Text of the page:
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Temple Square

Utah History

Temple Square

On a blistering summer’s day in 1847 Brigham Young and a handful of followers walked around the unknown landscape of what they hoped would be a new homeland in the American West.

Conflict and hardship were behind them, distanced by an overland trek from which they were still recovering. Unknown conflict and hardship would lie ahead. But on that July day Young walked confidently to a spot a short distance from the camp of his fellow members of the Church of Jesus Christ of Latter-day Saints, and said simply, “Here.” So begins the uneven, inspired, conflicted and purposeful history of a location that would become the centerpiece of the Utah experience. A place imbued with symbolism that has continued to this day. On that afternoon in 1847 Young outlined his vision for a spiritual gathering place that quickly became known as Temple Square.

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Temple Square now welcomes as many as five million visitors a year, ranking in the top twenty of most-visited tourist sites in the United States.

KUED (PBS Utah) brings the history of this iconic Salt Lake City setting to life in a new documentary, Temple Square. Produced and directed by independent filmmaker Issac Goeckeritz, the hour-long documentary takes viewers on a journey deep into the history of one of the nation’s most photographed settings. “While the ‘big stories’ of the Tabernacle and the Salt Lake Temple are fairly well known, we have found many personal, smaller stories that give life to the setting,” says Goeckeritz, who has produced a number of award-winning documentaries in collaboration with KUED. “It becomes a story of grand visions humanized by small and important gestures.”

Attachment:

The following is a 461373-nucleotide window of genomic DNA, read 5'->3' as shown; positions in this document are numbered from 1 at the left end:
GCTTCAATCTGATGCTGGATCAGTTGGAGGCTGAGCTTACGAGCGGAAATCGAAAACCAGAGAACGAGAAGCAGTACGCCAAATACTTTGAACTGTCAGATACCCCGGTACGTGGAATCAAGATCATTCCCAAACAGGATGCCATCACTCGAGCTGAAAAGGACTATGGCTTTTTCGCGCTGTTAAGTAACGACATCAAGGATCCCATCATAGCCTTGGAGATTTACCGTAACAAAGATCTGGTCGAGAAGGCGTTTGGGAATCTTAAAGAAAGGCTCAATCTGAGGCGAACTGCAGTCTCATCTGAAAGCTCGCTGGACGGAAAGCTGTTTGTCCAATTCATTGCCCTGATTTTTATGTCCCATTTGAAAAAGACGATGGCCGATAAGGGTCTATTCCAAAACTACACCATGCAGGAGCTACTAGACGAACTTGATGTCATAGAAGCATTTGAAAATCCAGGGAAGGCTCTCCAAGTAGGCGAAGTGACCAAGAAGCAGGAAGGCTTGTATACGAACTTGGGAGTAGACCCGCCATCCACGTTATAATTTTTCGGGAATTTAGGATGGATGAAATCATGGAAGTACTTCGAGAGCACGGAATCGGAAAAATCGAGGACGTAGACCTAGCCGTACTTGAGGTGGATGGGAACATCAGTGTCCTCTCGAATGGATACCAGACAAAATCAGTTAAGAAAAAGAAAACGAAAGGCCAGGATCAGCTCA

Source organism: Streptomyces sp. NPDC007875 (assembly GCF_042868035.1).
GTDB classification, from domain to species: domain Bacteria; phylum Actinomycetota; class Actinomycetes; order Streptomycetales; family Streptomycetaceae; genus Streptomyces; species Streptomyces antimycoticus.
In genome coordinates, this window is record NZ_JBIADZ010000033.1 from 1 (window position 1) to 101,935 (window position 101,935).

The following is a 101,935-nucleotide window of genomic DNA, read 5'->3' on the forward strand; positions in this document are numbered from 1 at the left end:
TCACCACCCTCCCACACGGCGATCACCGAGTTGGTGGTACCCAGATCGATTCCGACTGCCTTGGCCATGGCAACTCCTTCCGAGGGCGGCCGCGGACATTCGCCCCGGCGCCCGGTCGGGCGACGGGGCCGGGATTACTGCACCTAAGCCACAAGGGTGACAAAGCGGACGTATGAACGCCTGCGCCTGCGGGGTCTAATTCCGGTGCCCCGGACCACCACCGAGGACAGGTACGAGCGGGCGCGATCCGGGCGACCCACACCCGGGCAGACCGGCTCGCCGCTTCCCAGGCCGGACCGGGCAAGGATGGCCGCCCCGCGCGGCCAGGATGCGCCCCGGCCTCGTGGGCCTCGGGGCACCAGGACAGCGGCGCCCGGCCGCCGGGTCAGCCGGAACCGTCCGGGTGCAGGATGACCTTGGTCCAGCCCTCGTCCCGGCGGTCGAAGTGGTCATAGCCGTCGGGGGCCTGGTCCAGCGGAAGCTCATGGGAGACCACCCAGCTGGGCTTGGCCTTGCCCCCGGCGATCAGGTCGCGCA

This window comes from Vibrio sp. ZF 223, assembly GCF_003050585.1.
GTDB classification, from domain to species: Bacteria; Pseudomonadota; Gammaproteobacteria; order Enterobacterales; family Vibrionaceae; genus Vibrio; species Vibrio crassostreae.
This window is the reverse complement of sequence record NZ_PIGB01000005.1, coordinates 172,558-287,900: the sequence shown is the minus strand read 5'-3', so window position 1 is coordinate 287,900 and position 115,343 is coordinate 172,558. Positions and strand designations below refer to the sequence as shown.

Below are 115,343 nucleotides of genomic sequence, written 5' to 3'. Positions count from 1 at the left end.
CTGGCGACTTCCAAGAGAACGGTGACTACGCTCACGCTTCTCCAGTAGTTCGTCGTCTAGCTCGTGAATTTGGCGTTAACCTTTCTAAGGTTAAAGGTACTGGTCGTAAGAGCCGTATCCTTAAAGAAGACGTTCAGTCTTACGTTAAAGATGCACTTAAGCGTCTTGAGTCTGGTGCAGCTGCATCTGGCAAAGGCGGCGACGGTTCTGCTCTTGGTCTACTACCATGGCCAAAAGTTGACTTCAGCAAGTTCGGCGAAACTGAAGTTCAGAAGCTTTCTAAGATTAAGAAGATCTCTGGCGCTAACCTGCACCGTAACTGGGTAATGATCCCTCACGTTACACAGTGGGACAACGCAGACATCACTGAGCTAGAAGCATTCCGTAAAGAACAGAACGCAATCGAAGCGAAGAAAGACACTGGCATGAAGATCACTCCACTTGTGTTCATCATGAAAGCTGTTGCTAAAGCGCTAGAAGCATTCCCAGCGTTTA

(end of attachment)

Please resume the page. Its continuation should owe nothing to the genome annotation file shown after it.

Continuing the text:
The documentary also explores the role of the Square as a symbolic focal point of conflict, notably in the decades of uneasy relationship between Mormons in the Salt Lake Valley and federal officials scrutinizing the practice of polygamy. From burying the original foundation to hide the location from federal troops, to the destruction of buildings uniquely tied to the practice of plural marriage, Temple Square traces the role of the setting in the evolution of the political fortunes of the Utah Territory.

“What emerges is a spirit of reconciliation,” says Goeckeritz. “And by the 1920s Temple Square becomes a cultural destination as well as a spiritual setting. The visiting crowds grow so large the decision is made to select a guide for the grounds. At the time, it was quite a step to embrace visitors from all beliefs and different locations.”

Supported by:

Sorenson Legacy Foundation

R. Harold Burton Foundation

George S. and Delores Doré Eccles Foundation

Vincent P. and Janet Mancini

University Services Corporation

Producer Issac Goeckeritz tells us about about his experience of producing & directing this documentary.

About the Producer/Director

Issac Goeckeritz

Documentary filmmaker Issac Goeckeritz began producing programs with KUED in 2007. His films have included Brigham Street: Salt Lake City’s Grand Boulevard, Ogden: Junction City of the West and Street Vets, for which he was awarded a PBS Emmy. Temple Square is Goeckeritz’s third installment in a series that examines place and architecture in Salt Lake City. Through these films, Goeckeritz has enjoyed researching the history of the places we live and finding inspiration on how to better our community. You can view more of Goeckeritz’s work at